Chinese groups given corporate bond all-clear

Chinese regulators have released guidance for commercial banks, allowing them to issue corporate bonds for the first time.
Chinese commercial banks mainly issue financial bonds, subordinated debt and hybrid capital bonds.
Chinese commercial banks mainly issue financial bonds, subordinated debt and hybrid capital bonds.

The China Securities Regulatory Commission (CSRC) and the China Banking Regulatory Commission (CBRC) have announced guidelines that allow commercial banks to issue corporate bonds for the first time in an effort to expand options for cash-hungry banks to raise capital.

Qualified issuers will include commercial banks listed on the Shanghai and Shenzhen stock exchanges, or banks that have issued shares on overseas markets, or have applied for A-share listings but are still at the stage of review. The CSRC may revise the guidance in future to allow more banks to issue corporate bonds, said the announcement.

The guidance, unveiled on Friday, firstly encourages commercial banks to issue corporate bonds with write-down clauses as a pilot trial for the other types of corporate bonds. A write-down clause results in a bond being written down to zero if the issuing bank is deemed to be non-viable by the CBRC.

Commercial banks with a plan to issue such debt should conform to relevant capital requirements by regulators and increase their ability to absorb losses, according to the guidance.

Chinese commercial banks mainly issue financial bonds, subordinated debt and hybrid capital bonds. They issue the bonds in the inter-bank market, which is supervised by the Central bank and its executive agency National Association of Financial Market Institutional Investors (NAFMII).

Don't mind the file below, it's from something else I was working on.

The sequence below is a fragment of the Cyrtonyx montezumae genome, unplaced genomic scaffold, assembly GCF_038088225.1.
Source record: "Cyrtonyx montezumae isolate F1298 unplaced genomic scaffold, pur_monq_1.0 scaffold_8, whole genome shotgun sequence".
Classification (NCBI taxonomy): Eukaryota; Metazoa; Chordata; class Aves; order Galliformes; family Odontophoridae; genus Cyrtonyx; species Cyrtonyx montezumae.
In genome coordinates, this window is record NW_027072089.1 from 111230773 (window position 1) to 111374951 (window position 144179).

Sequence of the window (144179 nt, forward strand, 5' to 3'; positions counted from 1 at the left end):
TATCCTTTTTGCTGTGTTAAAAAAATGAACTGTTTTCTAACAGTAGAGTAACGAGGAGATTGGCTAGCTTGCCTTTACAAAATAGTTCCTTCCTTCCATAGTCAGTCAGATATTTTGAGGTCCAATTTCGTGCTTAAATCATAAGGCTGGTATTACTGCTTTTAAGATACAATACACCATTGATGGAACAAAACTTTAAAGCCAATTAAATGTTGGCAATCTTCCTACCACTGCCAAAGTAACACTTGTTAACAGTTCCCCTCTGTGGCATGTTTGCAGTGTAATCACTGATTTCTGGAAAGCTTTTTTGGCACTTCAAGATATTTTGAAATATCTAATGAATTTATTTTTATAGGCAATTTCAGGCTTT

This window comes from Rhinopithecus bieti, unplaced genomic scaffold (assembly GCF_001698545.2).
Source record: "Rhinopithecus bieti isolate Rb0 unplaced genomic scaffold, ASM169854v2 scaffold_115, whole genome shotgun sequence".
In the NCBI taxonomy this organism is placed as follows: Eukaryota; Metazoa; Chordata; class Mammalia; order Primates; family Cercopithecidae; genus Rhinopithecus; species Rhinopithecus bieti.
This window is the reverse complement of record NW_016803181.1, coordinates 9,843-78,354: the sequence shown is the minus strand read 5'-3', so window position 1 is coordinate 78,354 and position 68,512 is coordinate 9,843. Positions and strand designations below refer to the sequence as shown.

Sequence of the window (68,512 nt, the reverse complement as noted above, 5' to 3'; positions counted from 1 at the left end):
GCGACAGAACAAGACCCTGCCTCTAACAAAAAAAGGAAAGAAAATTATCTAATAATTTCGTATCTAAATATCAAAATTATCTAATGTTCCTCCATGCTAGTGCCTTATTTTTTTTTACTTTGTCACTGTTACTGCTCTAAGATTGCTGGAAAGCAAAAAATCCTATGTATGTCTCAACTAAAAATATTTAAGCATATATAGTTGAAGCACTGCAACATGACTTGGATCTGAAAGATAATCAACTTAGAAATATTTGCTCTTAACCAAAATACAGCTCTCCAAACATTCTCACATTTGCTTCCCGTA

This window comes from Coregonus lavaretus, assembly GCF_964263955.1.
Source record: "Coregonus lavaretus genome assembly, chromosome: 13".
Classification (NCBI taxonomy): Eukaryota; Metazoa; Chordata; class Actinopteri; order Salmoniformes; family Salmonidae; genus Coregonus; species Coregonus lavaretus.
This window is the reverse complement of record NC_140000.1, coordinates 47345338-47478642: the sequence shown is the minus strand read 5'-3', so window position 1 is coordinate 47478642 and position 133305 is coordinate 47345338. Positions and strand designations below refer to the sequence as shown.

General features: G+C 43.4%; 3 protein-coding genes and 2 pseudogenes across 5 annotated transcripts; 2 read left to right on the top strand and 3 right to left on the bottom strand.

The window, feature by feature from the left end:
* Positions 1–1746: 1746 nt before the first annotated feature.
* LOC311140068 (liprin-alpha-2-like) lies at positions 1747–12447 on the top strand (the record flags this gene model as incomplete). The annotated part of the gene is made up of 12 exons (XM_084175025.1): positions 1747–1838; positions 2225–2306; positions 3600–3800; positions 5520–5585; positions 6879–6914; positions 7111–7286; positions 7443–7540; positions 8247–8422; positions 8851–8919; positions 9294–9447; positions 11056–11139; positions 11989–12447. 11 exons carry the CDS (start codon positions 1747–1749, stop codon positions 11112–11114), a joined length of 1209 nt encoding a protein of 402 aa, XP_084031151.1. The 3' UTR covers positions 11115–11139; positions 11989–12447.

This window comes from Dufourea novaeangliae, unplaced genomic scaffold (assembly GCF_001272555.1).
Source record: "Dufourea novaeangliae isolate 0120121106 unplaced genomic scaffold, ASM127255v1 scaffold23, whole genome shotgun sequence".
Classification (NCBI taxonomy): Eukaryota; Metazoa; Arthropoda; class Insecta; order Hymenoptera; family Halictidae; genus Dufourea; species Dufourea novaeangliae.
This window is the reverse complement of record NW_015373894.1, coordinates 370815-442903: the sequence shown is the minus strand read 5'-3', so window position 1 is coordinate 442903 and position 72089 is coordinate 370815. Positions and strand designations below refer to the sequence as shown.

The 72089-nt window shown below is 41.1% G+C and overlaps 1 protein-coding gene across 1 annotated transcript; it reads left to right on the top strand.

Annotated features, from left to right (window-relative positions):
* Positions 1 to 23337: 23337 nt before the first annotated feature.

Corporate bonds, on the other hand, are issued on the stock exchanges, or the exchange market. Banks seldom tap the exchange market because the market accounts for a very small portion of the domestic bond market (3%).  Enterprise bonds issued by non-listed companies and convertible bonds are also traded in the exchange market.

However, to meet regulatory requirements and their own development needs, commercial banks need to explore more ways to raise funds.

Some of them have much motivation in new issue attempts. Tianjin Binhai Rural Commercial Bank (TBRCB) raised Rmb1.5 billion ($244 million) by pricing the country’s first Basel III-compliant bond in July. The TBRCB bonds were issued and traded in the inter-bank market, not on stock exchanges.

In addition, Agricultural Bank of China announced in June that it planned to issue up to Rmb50 billion of loss-absorbing tier-1 and tier-2 capital instruments by the end of 2015. Bank of China, Industrial and Commercial Bank of China, and China Construction Bank also separately announced similar fundraising proposals for Rmb60 billion each.

CSRC and CBRC also said they would set more guidance for other types of corporate bonds for commercial banks in future, leaving room for creating more fundraising channels for the domestic lenders.

According to the guidance, each public issue of corporate bonds by a commercial bank requires approval from both regulators. 

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